British filmmaker Joanna Hogg’s focus on listless bourgeois ennui is a surprisingly refreshing tack to her contemporaries; forgoing a literal, gritty depiction of working class woes, Hogg opts instead for an opaque reading of the middle-class that holds implicit trust in the audience’s discerning spectatorship and appreciation for a carefully considered mise-en-scène. In the same way that Antonioni would move Italian cinema away from its neorealist tendencies in the 1960s and infuse it with a slow-burn, modernist inspection of the bourgeoisie’s anxieties, Hogg similarly intends to gently prod at the psyche of the British middle class, an area that in the past decade has scarcely been examined by home-grown directors or afforded much critical attention. A great shame, as it can often be an ugly place to visit.

Hogg’s exceptional 2010 film Archipelago followed a middle-class family on their holiday to Tresco; its title is a telling prognosis of the family’s fragmented positioning, inhabiting a shared environment yet harbouring discrete motives and desires. Hogg’s framing amplified the discomfort through extended wide takes, allowing naturalistic dialogue to feel its way through awkward silences, interjecting, overlapping and conflicting. In Hogg’s world – as real as ours – silence and empty space are privileged as much as whatever comes to occupy that space, and we are invited to consider the relation of each person’s body within and beyond the frame, and just how these compositions complement their mind’s interior.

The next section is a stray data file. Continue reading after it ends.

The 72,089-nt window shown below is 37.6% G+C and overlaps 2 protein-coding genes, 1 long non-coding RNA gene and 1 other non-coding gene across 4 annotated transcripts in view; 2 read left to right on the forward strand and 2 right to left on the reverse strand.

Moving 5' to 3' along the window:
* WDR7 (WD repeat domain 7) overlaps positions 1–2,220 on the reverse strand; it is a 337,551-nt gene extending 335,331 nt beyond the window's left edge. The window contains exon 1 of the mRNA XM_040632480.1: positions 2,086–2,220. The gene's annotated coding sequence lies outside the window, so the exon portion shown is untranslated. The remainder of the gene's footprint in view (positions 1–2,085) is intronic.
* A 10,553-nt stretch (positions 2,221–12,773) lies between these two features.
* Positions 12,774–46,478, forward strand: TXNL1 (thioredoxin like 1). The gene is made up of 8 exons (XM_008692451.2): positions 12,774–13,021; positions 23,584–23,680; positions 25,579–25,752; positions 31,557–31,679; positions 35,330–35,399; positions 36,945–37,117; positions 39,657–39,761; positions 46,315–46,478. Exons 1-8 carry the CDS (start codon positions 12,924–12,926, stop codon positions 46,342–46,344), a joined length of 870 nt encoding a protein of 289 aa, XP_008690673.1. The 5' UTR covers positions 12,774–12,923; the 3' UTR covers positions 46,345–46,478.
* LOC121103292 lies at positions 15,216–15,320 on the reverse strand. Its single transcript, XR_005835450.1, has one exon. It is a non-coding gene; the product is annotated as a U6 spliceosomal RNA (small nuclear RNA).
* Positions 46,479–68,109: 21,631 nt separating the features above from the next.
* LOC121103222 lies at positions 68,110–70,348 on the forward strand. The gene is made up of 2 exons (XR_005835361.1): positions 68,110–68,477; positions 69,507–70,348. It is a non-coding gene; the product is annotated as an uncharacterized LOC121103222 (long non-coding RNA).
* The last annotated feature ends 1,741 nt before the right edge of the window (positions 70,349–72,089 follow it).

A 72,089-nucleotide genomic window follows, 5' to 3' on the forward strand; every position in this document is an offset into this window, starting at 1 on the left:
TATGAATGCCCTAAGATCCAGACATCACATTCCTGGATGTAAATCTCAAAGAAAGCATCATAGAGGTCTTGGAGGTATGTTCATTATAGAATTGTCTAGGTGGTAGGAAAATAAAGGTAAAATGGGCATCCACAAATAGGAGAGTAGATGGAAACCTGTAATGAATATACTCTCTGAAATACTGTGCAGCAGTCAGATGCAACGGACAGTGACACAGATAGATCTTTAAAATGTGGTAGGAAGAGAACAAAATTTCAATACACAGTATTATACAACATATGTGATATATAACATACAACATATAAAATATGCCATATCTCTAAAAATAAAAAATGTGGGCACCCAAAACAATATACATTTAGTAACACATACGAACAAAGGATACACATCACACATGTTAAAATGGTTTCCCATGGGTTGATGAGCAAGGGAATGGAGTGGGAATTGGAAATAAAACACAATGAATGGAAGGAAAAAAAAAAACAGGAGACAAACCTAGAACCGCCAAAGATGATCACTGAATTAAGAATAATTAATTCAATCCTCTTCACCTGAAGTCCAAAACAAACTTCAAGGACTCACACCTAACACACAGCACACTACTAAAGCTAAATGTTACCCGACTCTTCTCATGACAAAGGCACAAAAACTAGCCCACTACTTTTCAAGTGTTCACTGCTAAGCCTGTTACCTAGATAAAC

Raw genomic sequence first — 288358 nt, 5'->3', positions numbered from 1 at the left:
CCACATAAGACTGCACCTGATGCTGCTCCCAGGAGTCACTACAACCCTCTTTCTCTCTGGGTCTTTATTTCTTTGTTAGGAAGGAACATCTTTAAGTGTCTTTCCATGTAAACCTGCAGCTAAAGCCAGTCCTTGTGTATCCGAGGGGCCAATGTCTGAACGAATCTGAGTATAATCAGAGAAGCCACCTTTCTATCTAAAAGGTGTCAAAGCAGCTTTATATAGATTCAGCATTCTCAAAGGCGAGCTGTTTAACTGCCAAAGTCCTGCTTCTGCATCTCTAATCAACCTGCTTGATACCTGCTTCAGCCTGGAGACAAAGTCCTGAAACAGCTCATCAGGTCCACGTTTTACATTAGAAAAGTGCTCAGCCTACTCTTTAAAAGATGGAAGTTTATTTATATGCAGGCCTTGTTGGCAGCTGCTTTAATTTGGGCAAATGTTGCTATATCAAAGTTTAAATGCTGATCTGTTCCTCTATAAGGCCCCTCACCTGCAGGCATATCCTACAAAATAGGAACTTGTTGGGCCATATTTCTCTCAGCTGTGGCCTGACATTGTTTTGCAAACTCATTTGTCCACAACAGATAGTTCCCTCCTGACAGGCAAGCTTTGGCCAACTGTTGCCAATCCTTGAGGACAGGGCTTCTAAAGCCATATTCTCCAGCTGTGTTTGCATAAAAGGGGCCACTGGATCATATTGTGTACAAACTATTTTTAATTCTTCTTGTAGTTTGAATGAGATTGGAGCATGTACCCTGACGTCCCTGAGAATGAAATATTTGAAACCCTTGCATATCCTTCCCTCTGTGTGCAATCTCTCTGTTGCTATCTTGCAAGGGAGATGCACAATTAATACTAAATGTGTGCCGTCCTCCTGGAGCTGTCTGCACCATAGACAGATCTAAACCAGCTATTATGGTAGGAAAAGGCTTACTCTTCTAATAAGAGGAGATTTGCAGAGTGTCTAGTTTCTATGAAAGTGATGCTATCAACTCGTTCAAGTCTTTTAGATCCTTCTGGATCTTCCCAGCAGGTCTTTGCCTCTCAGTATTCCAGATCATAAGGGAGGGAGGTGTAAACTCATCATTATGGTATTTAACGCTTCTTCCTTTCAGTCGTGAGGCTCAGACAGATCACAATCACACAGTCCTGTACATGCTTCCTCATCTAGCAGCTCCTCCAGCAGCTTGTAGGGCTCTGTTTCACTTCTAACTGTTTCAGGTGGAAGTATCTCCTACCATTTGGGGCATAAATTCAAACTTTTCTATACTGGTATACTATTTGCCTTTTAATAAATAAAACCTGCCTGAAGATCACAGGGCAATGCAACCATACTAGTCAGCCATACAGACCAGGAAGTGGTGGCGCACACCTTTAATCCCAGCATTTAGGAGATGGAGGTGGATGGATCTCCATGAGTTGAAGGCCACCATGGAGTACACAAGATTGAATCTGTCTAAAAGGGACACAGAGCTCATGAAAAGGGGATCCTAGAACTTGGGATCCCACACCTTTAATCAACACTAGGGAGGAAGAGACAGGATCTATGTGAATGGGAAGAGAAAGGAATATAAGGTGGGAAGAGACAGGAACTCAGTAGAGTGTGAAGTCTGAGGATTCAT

In follow-up Exhibition, Hogg shrinks the proverbial battlefield. We’re removed from the Isles of Scilly and placed into the indisputable symptom of West London, the expanse of a shoreline substituted for an oppressive apartment, a nuclear family shrunken down to a mere pair of co-inhabitants. Known simply as D (Viv Albertine) and H (Liam Gillick), this couple are on the cusp of selling their apartment and starting afresh. There’s a palpable air of malcontent swimming around these two, and their story’s placement in the UK’s congested capital – quite unlike the extrapolated family of Archipelago – allows for Hogg to further pepper their peace with the world outside their bubble, with diegetic city sounds seeping into each scene, and the windowed borders of the apartment displaying the vulnerable bodies either through the glass or by its reflections. D is steadily prying herself from the glue that has had her stuck to H for so long (her clothes continually change, he stays in the same black t-shirt), and as she begins exploring her body with the silent encouragement of her enormous office window, the film’s title becomes ever more appropriate.